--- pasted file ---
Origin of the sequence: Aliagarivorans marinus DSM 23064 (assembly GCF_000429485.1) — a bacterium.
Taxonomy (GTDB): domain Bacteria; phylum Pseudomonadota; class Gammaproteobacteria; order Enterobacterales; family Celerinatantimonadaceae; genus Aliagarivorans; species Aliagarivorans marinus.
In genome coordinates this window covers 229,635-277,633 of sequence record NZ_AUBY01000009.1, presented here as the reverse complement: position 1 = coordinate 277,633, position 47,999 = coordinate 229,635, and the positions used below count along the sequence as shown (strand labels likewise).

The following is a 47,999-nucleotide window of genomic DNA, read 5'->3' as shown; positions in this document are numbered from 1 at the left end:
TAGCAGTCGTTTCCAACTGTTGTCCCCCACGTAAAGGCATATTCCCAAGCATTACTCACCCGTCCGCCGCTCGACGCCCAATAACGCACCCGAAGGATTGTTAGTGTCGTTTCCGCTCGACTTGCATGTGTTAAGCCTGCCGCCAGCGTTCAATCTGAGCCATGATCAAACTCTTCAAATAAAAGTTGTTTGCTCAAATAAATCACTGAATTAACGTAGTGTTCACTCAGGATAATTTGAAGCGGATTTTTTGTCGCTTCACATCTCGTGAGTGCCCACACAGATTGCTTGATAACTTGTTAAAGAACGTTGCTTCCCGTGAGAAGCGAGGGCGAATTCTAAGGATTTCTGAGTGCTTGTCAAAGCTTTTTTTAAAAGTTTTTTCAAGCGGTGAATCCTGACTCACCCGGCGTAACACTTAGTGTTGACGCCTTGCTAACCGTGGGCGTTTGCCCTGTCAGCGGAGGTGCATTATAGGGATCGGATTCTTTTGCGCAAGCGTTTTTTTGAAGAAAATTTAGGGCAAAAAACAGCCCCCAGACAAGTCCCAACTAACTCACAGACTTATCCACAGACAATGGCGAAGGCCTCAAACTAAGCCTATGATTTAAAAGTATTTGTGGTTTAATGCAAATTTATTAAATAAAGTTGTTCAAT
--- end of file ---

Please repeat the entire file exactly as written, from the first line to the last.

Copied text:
Origin of the sequence: Aliagarivorans marinus DSM 23064 (assembly GCF_000429485.1) — a bacterium.
Taxonomy (GTDB): domain Bacteria; phylum Pseudomonadota; class Gammaproteobacteria; order Enterobacterales; family Celerinatantimonadaceae; genus Aliagarivorans; species Aliagarivorans marinus.
In genome coordinates this window covers 229,635-277,633 of sequence record NZ_AUBY01000009.1, presented here as the reverse complement: position 1 = coordinate 277,633, position 47,999 = coordinate 229,635, and the positions used below count along the sequence as shown (strand labels likewise).

The following is a 47,999-nucleotide window of genomic DNA, read 5'->3' as shown; positions in this document are numbered from 1 at the left end:
TAGCAGTCGTTTCCAACTGTTGTCCCCCACGTAAAGGCATATTCCCAAGCATTACTCACCCGTCCGCCGCTCGACGCCCAATAACGCACCCGAAGGATTGTTAGTGTCGTTTCCGCTCGACTTGCATGTGTTAAGCCTGCCGCCAGCGTTCAATCTGAGCCATGATCAAACTCTTCAAATAAAAGTTGTTTGCTCAAATAAATCACTGAATTAACGTAGTGTTCACTCAGGATAATTTGAAGCGGATTTTTTGTCGCTTCACATCTCGTGAGTGCCCACACAGATTGCTTGATAACTTGTTAAAGAACGTTGCTTCCCGTGAGAAGCGAGGGCGAATTCTAAGGATTTCTGAGTGCTTGTCAAAGCTTTTTTTAAAAGTTTTTTCAAGCGGTGAATCCTGACTCACCCGGCGTAACACTTAGTGTTGACGCCTTGCTAACCGTGGGCGTTTGCCCTGTCAGCGGAGGTGCATTATAGGGATCGGATTCTTTTGCGCAAGCGTTTTTTTGAAGAAAATTTAGGGCAAAAAACAGCCCCCAGACAAGTCCCAACTAACTCACAGACTTATCCACAGACAATGGCGAAGGCCTCAAACTAAGCCTATGATTTAAAAGTATTTGTGGTTTAATGCAAATTTATTAAATAAAGTTGTTCAAT